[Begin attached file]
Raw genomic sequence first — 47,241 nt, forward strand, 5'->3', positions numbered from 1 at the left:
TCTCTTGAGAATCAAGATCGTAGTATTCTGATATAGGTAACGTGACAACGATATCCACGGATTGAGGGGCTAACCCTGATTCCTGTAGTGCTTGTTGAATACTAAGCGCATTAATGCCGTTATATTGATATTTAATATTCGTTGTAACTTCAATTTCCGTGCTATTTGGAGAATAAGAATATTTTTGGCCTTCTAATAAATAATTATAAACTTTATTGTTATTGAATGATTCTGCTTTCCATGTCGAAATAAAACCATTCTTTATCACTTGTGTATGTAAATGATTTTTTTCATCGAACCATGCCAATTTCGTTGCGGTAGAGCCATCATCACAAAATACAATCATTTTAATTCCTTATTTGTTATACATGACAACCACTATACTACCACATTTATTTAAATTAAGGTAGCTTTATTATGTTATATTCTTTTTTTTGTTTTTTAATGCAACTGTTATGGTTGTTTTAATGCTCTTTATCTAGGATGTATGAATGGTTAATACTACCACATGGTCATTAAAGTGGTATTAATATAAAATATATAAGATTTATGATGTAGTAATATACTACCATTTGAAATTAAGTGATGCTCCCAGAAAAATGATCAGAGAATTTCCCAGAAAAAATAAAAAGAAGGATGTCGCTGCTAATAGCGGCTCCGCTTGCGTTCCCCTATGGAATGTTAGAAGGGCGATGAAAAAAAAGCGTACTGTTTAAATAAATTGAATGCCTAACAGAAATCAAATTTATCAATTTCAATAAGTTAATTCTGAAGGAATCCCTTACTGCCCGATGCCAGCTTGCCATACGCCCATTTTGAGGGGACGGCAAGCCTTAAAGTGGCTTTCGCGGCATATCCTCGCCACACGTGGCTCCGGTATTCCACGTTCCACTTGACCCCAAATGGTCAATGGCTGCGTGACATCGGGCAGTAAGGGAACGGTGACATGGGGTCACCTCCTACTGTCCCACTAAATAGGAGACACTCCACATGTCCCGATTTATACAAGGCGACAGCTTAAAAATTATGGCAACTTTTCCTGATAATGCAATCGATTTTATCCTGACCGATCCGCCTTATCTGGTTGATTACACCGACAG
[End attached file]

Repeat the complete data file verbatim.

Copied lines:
Raw genomic sequence first — 47,241 nt, forward strand, 5'->3', positions numbered from 1 at the left:
TCTCTTGAGAATCAAGATCGTAGTATTCTGATATAGGTAACGTGACAACGATATCCACGGATTGAGGGGCTAACCCTGATTCCTGTAGTGCTTGTTGAATACTAAGCGCATTAATGCCGTTATATTGATATTTAATATTCGTTGTAACTTCAATTTCCGTGCTATTTGGAGAATAAGAATATTTTTGGCCTTCTAATAAATAATTATAAACTTTATTGTTATTGAATGATTCTGCTTTCCATGTCGAAATAAAACCATTCTTTATCACTTGTGTATGTAAATGATTTTTTTCATCGAACCATGCCAATTTCGTTGCGGTAGAGCCATCATCACAAAATACAATCATTTTAATTCCTTATTTGTTATACATGACAACCACTATACTACCACATTTATTTAAATTAAGGTAGCTTTATTATGTTATATTCTTTTTTTTGTTTTTTAATGCAACTGTTATGGTTGTTTTAATGCTCTTTATCTAGGATGTATGAATGGTTAATACTACCACATGGTCATTAAAGTGGTATTAATATAAAATATATAAGATTTATGATGTAGTAATATACTACCATTTGAAATTAAGTGATGCTCCCAGAAAAATGATCAGAGAATTTCCCAGAAAAAATAAAAAGAAGGATGTCGCTGCTAATAGCGGCTCCGCTTGCGTTCCCCTATGGAATGTTAGAAGGGCGATGAAAAAAAAGCGTACTGTTTAAATAAATTGAATGCCTAACAGAAATCAAATTTATCAATTTCAATAAGTTAATTCTGAAGGAATCCCTTACTGCCCGATGCCAGCTTGCCATACGCCCATTTTGAGGGGACGGCAAGCCTTAAAGTGGCTTTCGCGGCATATCCTCGCCACACGTGGCTCCGGTATTCCACGTTCCACTTGACCCCAAATGGTCAATGGCTGCGTGACATCGGGCAGTAAGGGAACGGTGACATGGGGTCACCTCCTACTGTCCCACTAAATAGGAGACACTCCACATGTCCCGATTTATACAAGGCGACAGCTTAAAAATTATGGCAACTTTTCCTGATAATGCAATCGATTTTATCCTGACCGATCCGCCTTATCTGGTTGATTACACCGACAG